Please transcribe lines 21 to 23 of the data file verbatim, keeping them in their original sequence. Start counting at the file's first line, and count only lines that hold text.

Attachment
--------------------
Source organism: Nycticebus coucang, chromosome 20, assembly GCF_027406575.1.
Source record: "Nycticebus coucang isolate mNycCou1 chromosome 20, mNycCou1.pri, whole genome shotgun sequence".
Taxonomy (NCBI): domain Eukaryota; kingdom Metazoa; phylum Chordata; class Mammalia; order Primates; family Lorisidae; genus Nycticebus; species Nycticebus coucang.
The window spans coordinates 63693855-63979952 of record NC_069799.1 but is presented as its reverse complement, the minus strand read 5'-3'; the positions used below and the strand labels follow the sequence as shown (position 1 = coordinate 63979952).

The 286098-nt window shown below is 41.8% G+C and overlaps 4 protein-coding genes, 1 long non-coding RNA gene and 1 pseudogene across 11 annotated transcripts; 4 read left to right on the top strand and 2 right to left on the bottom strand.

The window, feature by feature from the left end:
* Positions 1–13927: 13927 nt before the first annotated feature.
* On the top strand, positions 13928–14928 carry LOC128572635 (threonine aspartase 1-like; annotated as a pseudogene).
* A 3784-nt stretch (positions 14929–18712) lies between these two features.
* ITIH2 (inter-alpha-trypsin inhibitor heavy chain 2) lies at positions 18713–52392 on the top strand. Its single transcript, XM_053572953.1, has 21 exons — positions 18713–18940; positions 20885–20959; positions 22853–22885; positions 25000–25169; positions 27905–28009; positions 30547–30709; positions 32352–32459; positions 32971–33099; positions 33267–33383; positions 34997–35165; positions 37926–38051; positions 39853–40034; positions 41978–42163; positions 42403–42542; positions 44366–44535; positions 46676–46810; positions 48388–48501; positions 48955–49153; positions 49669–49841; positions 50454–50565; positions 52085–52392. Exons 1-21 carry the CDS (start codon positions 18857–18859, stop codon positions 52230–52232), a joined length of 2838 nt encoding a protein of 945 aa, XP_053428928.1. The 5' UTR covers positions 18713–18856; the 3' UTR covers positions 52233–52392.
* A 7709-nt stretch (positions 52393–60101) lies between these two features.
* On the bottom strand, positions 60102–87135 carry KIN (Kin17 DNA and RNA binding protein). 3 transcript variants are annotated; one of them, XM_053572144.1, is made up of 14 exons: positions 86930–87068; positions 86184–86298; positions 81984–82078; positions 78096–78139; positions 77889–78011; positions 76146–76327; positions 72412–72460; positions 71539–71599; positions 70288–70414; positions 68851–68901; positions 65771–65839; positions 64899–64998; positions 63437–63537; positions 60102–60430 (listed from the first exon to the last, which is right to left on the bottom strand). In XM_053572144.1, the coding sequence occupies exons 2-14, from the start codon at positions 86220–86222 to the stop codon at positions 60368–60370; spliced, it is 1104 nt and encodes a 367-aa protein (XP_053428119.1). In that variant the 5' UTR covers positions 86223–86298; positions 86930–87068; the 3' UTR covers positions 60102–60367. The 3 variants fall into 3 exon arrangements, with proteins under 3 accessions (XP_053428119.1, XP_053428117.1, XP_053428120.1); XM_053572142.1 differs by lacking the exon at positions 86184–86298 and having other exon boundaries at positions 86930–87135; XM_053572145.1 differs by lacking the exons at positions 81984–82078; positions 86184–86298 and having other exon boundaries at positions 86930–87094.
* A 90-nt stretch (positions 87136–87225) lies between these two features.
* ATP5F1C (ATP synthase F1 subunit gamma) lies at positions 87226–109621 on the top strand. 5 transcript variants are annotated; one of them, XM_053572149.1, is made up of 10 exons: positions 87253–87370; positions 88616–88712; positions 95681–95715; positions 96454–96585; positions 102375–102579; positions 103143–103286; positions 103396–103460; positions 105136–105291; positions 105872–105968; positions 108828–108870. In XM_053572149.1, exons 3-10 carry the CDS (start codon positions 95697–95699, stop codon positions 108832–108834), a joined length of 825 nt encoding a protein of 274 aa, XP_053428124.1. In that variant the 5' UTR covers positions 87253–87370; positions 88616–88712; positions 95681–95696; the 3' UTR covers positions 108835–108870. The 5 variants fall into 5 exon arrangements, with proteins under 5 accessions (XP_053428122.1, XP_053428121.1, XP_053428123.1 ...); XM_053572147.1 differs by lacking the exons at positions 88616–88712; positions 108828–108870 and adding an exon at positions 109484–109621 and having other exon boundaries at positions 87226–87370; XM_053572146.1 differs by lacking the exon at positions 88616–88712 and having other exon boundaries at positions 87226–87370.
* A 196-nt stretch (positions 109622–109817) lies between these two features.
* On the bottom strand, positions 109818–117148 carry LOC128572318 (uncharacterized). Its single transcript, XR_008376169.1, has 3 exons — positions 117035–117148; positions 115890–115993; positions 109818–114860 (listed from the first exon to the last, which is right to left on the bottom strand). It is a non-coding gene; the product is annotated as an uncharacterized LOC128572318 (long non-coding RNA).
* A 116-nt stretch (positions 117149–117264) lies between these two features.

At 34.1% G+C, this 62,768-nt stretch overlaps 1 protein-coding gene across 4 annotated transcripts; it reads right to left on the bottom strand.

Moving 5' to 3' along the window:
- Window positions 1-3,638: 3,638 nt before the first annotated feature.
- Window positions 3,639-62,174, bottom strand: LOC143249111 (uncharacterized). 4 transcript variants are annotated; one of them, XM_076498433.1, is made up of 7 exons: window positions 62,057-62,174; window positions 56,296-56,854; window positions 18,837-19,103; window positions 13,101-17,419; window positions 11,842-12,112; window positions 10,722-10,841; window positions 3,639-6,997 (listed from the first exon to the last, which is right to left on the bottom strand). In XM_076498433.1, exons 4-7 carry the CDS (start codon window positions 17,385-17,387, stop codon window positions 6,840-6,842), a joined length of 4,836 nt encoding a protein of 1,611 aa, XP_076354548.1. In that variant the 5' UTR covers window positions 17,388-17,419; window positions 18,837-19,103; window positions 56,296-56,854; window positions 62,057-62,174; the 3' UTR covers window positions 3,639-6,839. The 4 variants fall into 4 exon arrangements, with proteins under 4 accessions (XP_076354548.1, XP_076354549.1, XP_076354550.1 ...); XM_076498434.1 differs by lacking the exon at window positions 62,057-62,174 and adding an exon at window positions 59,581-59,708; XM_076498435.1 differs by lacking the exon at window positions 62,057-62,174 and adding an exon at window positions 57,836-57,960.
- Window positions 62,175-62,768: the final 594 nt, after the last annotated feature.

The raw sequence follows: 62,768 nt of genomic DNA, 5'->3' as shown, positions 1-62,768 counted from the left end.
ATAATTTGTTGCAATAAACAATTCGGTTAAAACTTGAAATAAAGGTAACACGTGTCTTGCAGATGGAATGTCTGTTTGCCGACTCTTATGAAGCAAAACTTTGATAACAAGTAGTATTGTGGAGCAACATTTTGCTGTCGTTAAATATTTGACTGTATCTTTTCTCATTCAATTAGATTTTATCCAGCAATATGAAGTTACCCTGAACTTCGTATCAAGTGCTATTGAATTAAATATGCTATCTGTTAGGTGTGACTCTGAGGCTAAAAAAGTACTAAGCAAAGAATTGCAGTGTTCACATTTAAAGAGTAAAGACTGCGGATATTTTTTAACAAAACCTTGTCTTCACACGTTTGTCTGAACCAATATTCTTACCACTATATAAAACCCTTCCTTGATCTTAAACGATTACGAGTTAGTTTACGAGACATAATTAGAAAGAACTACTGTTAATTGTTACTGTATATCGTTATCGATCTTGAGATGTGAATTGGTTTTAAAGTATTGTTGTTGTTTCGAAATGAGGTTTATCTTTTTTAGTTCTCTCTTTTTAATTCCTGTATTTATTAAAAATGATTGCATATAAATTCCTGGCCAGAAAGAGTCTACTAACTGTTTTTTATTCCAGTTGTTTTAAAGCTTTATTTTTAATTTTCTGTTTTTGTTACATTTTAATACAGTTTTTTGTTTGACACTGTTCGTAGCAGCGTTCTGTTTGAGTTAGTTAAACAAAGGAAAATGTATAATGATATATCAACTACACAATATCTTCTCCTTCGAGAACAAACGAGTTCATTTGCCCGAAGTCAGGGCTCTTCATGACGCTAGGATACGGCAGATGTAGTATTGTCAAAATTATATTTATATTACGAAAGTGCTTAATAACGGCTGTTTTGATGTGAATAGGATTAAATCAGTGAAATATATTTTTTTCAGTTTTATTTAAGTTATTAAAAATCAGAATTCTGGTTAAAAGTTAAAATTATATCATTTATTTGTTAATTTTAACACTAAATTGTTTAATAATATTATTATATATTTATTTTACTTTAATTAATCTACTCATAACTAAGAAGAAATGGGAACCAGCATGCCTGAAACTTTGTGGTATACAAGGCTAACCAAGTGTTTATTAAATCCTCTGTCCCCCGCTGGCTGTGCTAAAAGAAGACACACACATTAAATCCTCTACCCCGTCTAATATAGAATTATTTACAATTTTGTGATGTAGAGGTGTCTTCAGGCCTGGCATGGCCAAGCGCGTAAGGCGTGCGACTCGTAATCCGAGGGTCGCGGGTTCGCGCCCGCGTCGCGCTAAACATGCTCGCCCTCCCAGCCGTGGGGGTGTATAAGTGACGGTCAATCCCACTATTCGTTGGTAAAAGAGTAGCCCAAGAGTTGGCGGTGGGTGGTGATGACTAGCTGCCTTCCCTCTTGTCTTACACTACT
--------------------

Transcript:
- Window positions 3,639-62,174, bottom strand: LOC143249111 (uncharacterized). 4 transcript variants are annotated; one of them, XM_076498433.1, is made up of 7 exons: window positions 62,057-62,174; window positions 56,296-56,854; window positions 18,837-19,103; window positions 13,101-17,419; window positions 11,842-12,112; window positions 10,722-10,841; window positions 3,639-6,997 (listed from the first exon to the last, which is right to left on the bottom strand). In XM_076498433.1, exons 4-7 carry the CDS (start codon window positions 17,385-17,387, stop codon window positions 6,840-6,842), a joined length of 4,836 nt encoding a protein of 1,611 aa, XP_076354548.1. In that variant the 5' UTR covers window positions 17,388-17,419; window positions 18,837-19,103; window positions 56,296-56,854; window positions 62,057-62,174; the 3' UTR covers window positions 3,639-6,839. The 4 variants fall into 4 exon arrangements, with proteins under 4 accessions (XP_076354548.1, XP_076354549.1, XP_076354550.1 ...); XM_076498434.1 differs by lacking the exon at window positions 62,057-62,174 and adding an exon at window positions 59,581-59,708; XM_076498435.1 differs by lacking the exon at window positions 62,057-62,174 and adding an exon at window positions 57,836-57,960.
- Window positions 62,175-62,768: the final 594 nt, after the last annotated feature.

The raw sequence follows: 62,768 nt of genomic DNA, 5'->3' as shown, positions 1-62,768 counted from the left end.